Last year I posted a series of long-term predictions about covid. The first batch I’d made around March 15th, but failed to publish at the time. The second batch was made on April 24th. Making and evaluating public predictions is a habit I’m trying to pick up from folks like Scott Alexander. Scott has recently graded his predictions from last April, so I’ve been inspired to do the same.
I’m going to discuss both sets of predictions, and my reasoning, and try to tease out where I was right, where I was wrong, and what I’ve learned.
From March 15th:
1. a. The coronavirus peak will not arrive before May 1st – 99%
b. The Georgian government will maintain social distancing policies, including school closures and the recommendation to work from home, until May 1st – 80%
c. School closures will continue until June 1st – 60%
d. Schools will remain closed through the end of the school year – 50%
1.a. I’ve already called myself on vague language like “the peak”, which could be interpreted to mean many different things. However, I think it’s reasonably obvious in retrospect that nothing resembling a covid peak happened between March 15th and May 1st 2020, so I’m giving myself this one.
1. b, c, d – Well, these all happened, so I give myself some points for that. I’ll note a couple of other things, though. Phase 1 reopenings started here on April 27th, and the curfew was lifted by May 23rd. In retrospect, we could have opened schools safely in May or June, and so I think predicting that school had a 50/50 chance of reopening by the end of the year was reasonable. Indeed, despite my extreme risk aversion on covid, I felt comfortable attending small, in-person gatherings in Tbilisi by the end of May. I understand that at the time we were still operating under an environment of uncertainty. However, consider this – we could have opened schools in May and kept them open through the summer to make up for lost time! There’s no iron law that school has to be from September to June. Instead, the government decided to open restaurants and tourist accommodations and keep schools closed. My takeaway is that predicting something like school closures is less about the actual path of the pandemic and more about some aspects of human behavior and psychology that I don’t actually have a great handle on. But also, to claim on March 15th that there was a 50% chance schools would stay closed all year was radical. When I expressed this opinion to other teachers, they gave me That Look – like, “okay, you’re talking about nerd stuff, but I’m talking about reality.”
2. a. The coronavirus peak will arrive between May 1st and June 1st – 30%
b. The coronavirus peak will arrive between June 1st and July 1st – 30%
c. No coronavirus peak (it is not seasonal, or southern hemisphere cases spike in a way that requires continued countermeasures in northern countries) – 39%
Georgia had a peak in active cases on May 2nd. Globally, the peak in active cases seems to have been January 31st 2021 – which I’m scoring as option c), because indeed what happened was that the situation required continued countermeasures in northern countries. What I was trying to express with this prediction is that I thought coronavirus would be seasonal (it was) but I also thought globally the seasonal-ness would balance out (it did). What I’ve learned is I need to be a lot more clear about what I’m actually trying to predict, and that sometimes phrasing the question the way a betting market would phrase it (e.g. using precise dates rather than saying “covid will be seasonal”) sometimes detracts from that clarity. Looking back to one year ago, it seems we did have an accurate picture of the course the pandemic would take, and the Spanish flu of 1918 would turn out to be a very good predictive baseline.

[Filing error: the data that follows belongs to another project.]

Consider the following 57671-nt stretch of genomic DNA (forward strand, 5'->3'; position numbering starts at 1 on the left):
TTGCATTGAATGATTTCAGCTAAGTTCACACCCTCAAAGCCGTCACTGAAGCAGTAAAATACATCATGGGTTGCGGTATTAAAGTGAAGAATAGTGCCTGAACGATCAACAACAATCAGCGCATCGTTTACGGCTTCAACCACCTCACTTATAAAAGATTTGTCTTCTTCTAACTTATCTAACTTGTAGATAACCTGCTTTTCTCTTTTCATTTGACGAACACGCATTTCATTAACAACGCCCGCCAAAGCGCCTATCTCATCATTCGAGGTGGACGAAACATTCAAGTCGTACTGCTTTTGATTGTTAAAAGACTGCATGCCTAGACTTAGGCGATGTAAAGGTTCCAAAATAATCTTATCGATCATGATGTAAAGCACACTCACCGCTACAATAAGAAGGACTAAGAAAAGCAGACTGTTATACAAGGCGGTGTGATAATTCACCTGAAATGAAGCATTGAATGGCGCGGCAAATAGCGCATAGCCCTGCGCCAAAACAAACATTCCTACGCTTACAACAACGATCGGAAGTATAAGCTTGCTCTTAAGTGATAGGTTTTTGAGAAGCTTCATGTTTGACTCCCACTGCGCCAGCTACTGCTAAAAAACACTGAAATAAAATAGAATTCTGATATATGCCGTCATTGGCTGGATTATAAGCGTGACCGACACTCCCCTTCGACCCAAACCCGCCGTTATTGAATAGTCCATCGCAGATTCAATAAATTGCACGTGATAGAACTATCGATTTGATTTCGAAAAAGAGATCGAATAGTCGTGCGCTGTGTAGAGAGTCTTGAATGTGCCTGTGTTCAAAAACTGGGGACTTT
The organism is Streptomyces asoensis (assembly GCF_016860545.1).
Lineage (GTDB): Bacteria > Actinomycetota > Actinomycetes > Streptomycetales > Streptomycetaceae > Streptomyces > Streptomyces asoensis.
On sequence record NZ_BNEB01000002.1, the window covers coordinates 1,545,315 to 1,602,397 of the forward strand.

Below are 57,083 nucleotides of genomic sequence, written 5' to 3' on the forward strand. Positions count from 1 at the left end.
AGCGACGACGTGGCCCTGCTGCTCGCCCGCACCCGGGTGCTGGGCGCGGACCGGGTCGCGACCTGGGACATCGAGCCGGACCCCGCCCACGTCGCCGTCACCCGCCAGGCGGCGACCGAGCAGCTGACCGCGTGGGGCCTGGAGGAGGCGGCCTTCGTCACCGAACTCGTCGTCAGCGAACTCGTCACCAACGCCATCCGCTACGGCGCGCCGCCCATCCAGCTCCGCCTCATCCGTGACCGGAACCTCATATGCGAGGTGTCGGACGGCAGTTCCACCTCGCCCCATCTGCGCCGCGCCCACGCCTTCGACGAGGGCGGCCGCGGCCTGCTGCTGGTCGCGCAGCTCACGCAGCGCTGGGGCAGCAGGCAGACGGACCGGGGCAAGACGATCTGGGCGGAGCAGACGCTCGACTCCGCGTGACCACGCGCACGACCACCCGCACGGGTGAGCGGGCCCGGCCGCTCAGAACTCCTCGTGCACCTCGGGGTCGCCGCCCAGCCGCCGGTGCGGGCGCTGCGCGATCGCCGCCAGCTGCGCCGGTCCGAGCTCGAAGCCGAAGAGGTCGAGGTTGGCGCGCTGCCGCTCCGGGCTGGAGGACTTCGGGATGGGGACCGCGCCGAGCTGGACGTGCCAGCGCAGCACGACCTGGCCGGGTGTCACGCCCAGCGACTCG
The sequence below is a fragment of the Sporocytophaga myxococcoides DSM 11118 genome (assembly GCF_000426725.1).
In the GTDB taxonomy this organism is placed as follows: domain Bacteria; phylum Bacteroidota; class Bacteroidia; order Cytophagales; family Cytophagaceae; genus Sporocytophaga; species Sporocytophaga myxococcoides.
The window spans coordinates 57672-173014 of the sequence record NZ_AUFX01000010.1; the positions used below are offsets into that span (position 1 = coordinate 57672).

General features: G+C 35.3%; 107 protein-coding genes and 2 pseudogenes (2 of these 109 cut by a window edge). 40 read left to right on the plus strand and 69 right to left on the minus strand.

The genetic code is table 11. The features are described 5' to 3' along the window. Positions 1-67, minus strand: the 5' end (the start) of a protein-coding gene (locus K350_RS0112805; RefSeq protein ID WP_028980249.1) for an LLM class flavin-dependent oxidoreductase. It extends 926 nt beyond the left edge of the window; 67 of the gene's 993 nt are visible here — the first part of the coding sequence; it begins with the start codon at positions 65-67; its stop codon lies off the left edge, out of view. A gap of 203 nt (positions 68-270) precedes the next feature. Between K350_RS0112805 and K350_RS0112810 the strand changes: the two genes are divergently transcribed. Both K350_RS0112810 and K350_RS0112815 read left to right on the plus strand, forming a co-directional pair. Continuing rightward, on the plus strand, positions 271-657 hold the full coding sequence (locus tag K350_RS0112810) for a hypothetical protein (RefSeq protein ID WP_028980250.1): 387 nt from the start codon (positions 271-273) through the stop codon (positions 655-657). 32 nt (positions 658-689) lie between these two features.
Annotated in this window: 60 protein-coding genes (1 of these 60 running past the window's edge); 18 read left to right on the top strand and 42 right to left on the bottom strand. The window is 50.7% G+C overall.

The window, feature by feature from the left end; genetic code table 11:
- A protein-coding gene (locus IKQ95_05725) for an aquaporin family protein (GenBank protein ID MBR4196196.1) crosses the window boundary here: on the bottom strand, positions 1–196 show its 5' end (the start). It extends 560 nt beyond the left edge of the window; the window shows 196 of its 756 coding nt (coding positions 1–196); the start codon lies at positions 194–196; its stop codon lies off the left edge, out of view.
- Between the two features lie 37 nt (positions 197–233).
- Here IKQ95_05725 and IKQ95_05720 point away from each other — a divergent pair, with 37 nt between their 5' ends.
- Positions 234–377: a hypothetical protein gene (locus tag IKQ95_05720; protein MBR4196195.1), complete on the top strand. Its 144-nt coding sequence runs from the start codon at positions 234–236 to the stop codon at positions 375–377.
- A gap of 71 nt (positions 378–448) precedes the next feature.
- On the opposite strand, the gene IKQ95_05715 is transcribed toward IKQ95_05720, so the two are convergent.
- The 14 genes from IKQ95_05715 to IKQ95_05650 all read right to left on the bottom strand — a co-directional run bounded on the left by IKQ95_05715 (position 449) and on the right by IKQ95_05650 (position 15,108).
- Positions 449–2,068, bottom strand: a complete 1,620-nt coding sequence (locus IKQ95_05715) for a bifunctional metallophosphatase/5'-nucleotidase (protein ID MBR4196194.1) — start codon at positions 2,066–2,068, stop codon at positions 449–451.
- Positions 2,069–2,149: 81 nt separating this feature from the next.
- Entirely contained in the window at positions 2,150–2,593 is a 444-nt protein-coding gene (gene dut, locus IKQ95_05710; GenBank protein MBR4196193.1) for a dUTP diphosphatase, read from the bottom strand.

3. If coronavirus peaks by summer (60%), then :
a. Coronavirus will have a second peak in fall – 90%
b. Starting in September – 50%
c. Starting in October – 30%
d. Starting in November – 10%
There’s a clear consensus that we did indeed get a second wave in fall. In many countries this took the form of a graph with two very obvious peaks. In other countries there was more of a rise to a plateau, a leveling-off in summer, and then a huge fall peak. The global numbers follow this second pattern – not a summer peak, but a summer plateau, followed by a peak in fall. I’ll give myself credit for being highly confident that there would be a fall peak, although thinking back honestly, I thought the first peak would be higher and the second peak lower, but in reality it was the reverse – the first peak was so low that it was a plateau in some places, whereas the second peak absolutely dominated.
I think the reason for this peak/wave structure is that we, locally and globally, did a phenomenal job of crushing the curve in the first wave – yes, even the countries that did this badly seem to have done it well enough to completely deform the graph and, indeed, flatten the curve – that is, until fall, when the combination of lockdown fatigue and cold weather hit us all with a double-whammy. But you can see how having a global strategy – even one which was poorly-implemented in places – made a difference when compared with previous pandemics.